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Los Alamos’s “Atomic Secretary” Was Never Told What the Manhattan Project Was For

Dorothy McKibbin coordinated entry of all people and property to the Los Alamos site

(chsfoto)
smithsonian.com

Dorothy McKibbin greeted scientists, controlled the movement of property and people within the secretive confines of Los Alamos, and helped support the top-secret development of one of the world’s most powerful weapons. She was Los Alamos’ “Atomic Secretary” — and, writes Atlas Obscura’s Eric Grundhauser, she was never told what the Manhattan Project she helped oversee was for.

McKibbin was a vital part of the Manhattan Project, writes Grudhauser, overseeing the checkpoint all scientists, workers, and equipment had to pass through before it was admitted to “The Hill” at Los Alamos. She was well-prepared for her job: after years of living in Santa Fe, she was an area expert and a capable administrator.

Grudhauser writes that as Los Alamos’ “Atomic Secretary,” McKibbin faced a formidable task: coordinate a huge influx of people into a site few knew anything about. Though historian Alex Wallerstein estimates that the Los Alamos site employed “a couple thousand people at most,” he notes that up to 125,000 employees worked on the project nationally at its peak (not even including members of the military).

That entailed a massive effort on the part of administrators like McKibbin, who had to organize things like clothing and food rations for newly-arrived staff and make sure only the right people had access to the site. McKibbin was at the very heart of the busy site, even after Hiroshima and Nagasaki were bombed. Grudhauser writes that she even acted as a barrier against spies drawn to the site by reports of mysterious activity.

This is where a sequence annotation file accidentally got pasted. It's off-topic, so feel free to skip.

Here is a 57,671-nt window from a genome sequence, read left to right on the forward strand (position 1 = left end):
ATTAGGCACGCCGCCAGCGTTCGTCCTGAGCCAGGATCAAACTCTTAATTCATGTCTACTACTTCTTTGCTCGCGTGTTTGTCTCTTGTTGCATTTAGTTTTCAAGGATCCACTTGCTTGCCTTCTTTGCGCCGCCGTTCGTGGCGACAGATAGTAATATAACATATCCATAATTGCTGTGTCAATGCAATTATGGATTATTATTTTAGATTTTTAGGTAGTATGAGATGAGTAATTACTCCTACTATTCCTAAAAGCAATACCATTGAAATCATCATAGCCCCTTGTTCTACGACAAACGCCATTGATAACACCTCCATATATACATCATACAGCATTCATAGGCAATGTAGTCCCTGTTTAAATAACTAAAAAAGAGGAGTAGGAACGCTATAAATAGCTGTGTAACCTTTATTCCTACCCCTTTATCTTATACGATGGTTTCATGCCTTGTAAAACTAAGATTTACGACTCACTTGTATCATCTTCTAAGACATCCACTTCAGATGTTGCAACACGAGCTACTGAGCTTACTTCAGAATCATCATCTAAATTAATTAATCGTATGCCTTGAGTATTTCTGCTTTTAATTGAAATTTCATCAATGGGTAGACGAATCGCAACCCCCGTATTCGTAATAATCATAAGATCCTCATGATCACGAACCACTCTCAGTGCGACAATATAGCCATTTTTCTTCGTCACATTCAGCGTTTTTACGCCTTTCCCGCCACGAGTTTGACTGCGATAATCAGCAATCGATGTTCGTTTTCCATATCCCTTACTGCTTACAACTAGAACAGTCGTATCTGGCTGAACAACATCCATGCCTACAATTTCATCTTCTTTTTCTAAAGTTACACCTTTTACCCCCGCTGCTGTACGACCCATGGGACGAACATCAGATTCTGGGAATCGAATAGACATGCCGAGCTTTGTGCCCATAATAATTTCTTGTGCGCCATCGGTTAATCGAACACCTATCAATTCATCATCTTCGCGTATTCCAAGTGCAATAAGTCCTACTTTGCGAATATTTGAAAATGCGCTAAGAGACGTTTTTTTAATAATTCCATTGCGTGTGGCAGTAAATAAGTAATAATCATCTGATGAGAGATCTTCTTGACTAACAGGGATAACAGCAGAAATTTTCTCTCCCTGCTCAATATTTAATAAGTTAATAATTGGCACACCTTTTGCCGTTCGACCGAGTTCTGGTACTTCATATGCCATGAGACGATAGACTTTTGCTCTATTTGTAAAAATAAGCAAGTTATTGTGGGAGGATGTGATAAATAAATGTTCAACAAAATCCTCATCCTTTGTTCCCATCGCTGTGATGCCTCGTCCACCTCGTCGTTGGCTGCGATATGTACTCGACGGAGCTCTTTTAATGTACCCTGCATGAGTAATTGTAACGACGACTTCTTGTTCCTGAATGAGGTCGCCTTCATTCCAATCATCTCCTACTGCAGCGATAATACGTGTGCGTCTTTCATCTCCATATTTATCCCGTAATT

But though McKibbin was known as “the first friendly face” newly-transplanted scientists saw when they were transferred to the top-secret facility, Grudhauser writes that as a civilian without top-secret clearance, she was never officially made aware of what the Manhattan Project was for. “Of course by 1945, with the bombing of Hiroshima and Nagasaki, McKibbin had been able to piece together what they had been working on,” she writes. Grudhauser's full profile of McKibbin is worth reading, it's full of fascinating details of a woman who, despite being instrumental to the success of the project, rarely gets the spotlight. 

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